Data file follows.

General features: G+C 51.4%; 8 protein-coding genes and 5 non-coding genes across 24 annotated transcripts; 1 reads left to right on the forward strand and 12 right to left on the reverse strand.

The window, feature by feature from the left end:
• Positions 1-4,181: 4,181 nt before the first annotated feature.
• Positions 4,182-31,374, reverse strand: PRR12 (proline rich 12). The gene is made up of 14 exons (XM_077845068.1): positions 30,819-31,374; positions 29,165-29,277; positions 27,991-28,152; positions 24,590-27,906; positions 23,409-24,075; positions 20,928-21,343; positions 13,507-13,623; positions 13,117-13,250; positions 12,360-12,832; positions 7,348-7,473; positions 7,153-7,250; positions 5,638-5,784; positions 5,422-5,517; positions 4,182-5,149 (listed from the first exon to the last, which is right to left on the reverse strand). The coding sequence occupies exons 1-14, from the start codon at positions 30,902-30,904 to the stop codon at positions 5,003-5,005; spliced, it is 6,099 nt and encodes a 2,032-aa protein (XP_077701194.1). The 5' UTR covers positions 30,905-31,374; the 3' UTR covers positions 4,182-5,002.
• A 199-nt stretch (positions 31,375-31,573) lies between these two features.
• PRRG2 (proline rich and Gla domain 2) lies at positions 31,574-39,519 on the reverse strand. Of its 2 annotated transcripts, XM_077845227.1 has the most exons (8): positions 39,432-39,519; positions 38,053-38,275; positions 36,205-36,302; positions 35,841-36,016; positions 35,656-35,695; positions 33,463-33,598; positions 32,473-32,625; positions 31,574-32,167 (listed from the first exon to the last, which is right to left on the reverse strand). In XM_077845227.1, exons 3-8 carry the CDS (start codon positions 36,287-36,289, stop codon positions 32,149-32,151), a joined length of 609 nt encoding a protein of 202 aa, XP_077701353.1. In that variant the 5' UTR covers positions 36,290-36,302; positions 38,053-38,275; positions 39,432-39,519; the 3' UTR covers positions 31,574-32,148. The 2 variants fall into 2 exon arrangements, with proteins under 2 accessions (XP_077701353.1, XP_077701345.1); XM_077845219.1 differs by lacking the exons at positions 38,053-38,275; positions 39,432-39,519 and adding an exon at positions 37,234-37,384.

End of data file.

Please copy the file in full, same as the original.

General features: G+C 51.4%; 8 protein-coding genes and 5 non-coding genes across 24 annotated transcripts; 1 reads left to right on the forward strand and 12 right to left on the reverse strand.

The window, feature by feature from the left end:
• Positions 1-4,181: 4,181 nt before the first annotated feature.
• Positions 4,182-31,374, reverse strand: PRR12 (proline rich 12). The gene is made up of 14 exons (XM_077845068.1): positions 30,819-31,374; positions 29,165-29,277; positions 27,991-28,152; positions 24,590-27,906; positions 23,409-24,075; positions 20,928-21,343; positions 13,507-13,623; positions 13,117-13,250; positions 12,360-12,832; positions 7,348-7,473; positions 7,153-7,250; positions 5,638-5,784; positions 5,422-5,517; positions 4,182-5,149 (listed from the first exon to the last, which is right to left on the reverse strand). The coding sequence occupies exons 1-14, from the start codon at positions 30,902-30,904 to the stop codon at positions 5,003-5,005; spliced, it is 6,099 nt and encodes a 2,032-aa protein (XP_077701194.1). The 5' UTR covers positions 30,905-31,374; the 3' UTR covers positions 4,182-5,002.
• A 199-nt stretch (positions 31,375-31,573) lies between these two features.
• PRRG2 (proline rich and Gla domain 2) lies at positions 31,574-39,519 on the reverse strand. Of its 2 annotated transcripts, XM_077845227.1 has the most exons (8): positions 39,432-39,519; positions 38,053-38,275; positions 36,205-36,302; positions 35,841-36,016; positions 35,656-35,695; positions 33,463-33,598; positions 32,473-32,625; positions 31,574-32,167 (listed from the first exon to the last, which is right to left on the reverse strand). In XM_077845227.1, exons 3-8 carry the CDS (start codon positions 36,287-36,289, stop codon positions 32,149-32,151), a joined length of 609 nt encoding a protein of 202 aa, XP_077701353.1. In that variant the 5' UTR covers positions 36,290-36,302; positions 38,053-38,275; positions 39,432-39,519; the 3' UTR covers positions 31,574-32,148. The 2 variants fall into 2 exon arrangements, with proteins under 2 accessions (XP_077701353.1, XP_077701345.1); XM_077845219.1 differs by lacking the exons at positions 38,053-38,275; positions 39,432-39,519 and adding an exon at positions 37,234-37,384.